Starting to hear more about filthy rich clients, which I guess came from this presentation at JavaOne, by Christopher Campbell, Romain Guy, Chet Haase, and Kenneth Russell.
Animation and whizzy graphical effects can be totally gratuitous, but they can also be used to make applications more effective and users more productive. This session examines fundamentals of timing and animation and shows techniques for implementing cool effects on Swing components. It also discusses recent advances in combining 2-D and 3-D effects in the Javaâ„¢ Platform, Special Edition (Java SE) 6 (“Mustang”) release.
Richer desktop clients is one likely, positive, consequence of Ajax going mainstream.
If youâ€™re the leader in desktop apps, think even harder. Regarding Office vs Writely and others, MSâ€™s best bet is to fully embrace Ajax and at the same time exploit the full power of the desktop for the standard version. Thatâ€™s costly maintaining both versions, but if they donâ€™t follow a dual strategy, they really have no case over a decent Ajax offering.
The same could be said of Sun wrt Swing, and anyone else with a stake in the desktop. What sort of things should Filthy Rich Clients do? Clearly, they need to attack Ajax and the web where they are weakest, which comes back to the What Ajax Can’t Do post. The post was interpreted by some as saying “What we still need to implement in browsers”, but that’s only part of the story. It’s also about deciding where and how to deploy applications.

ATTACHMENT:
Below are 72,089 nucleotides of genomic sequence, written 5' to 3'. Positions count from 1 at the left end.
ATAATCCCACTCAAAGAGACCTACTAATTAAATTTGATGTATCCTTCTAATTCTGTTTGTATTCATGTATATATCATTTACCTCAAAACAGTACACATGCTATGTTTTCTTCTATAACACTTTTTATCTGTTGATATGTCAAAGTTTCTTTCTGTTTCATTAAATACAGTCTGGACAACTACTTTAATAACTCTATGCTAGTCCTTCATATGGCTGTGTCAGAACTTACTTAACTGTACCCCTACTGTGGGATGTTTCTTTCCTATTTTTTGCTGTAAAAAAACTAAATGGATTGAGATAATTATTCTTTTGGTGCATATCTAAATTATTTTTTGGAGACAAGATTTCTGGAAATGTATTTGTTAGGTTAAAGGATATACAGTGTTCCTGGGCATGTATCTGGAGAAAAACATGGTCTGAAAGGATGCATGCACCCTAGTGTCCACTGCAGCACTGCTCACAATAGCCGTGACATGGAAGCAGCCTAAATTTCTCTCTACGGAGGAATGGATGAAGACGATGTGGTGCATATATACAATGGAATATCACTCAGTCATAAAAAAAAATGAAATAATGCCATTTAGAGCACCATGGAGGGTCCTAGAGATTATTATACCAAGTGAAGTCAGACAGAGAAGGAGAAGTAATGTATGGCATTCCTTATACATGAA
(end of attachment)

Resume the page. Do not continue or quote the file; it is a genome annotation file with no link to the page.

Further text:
Clearly, the desktop hasn’t changed much over the past couple of decades. In particular, the hardware setup is virtually identical. A now-commonplace joke in HCI is that the average public urinal/toilet/basin knows more about your location than your PC (leading to some interesting usability issues). Most people carry phones, IPods, and other gadgets, but only the geekerati bother to hook them up. So in aiming for filthy rich clients, the whole hardware setup needs to be examined. Hopefully the Nintendo Wii, with its commercialisation of Revolutionary input devices that track location and angle, will inspire. There are clearly some fun, and still very practical, applications of such devices. Minority Report data mining!
How about the software? What could desktop software do that Ajax can’t? Clearly, rich graphics has a long way to go. Even Flash can’t come close to what you see in the latest 3D games. I hope mainstream software will (continue to) take inspiration from gaming paradigms, since that’s where a lot of the innovation happens. The whole idea of “Second Life” and friends as a platform, rather than a “game”, offers a lot of potential. I’m seeing it as a higher-bandwidth way to express yourself, especially for non-programmers to articulate fairly complex software concepts. And it will be interesting once combined with VR-like hardware devices. In more immediate terms, the best innovation for most software right now would be to act as a faithful sidekick. That is, to shut up, sit in the background, watch what’s going on, and quietly gather information, ready to be called upon at any time. To take on Ajax and the flight to the web, now is the time for the desktop to embrace intelligent agents.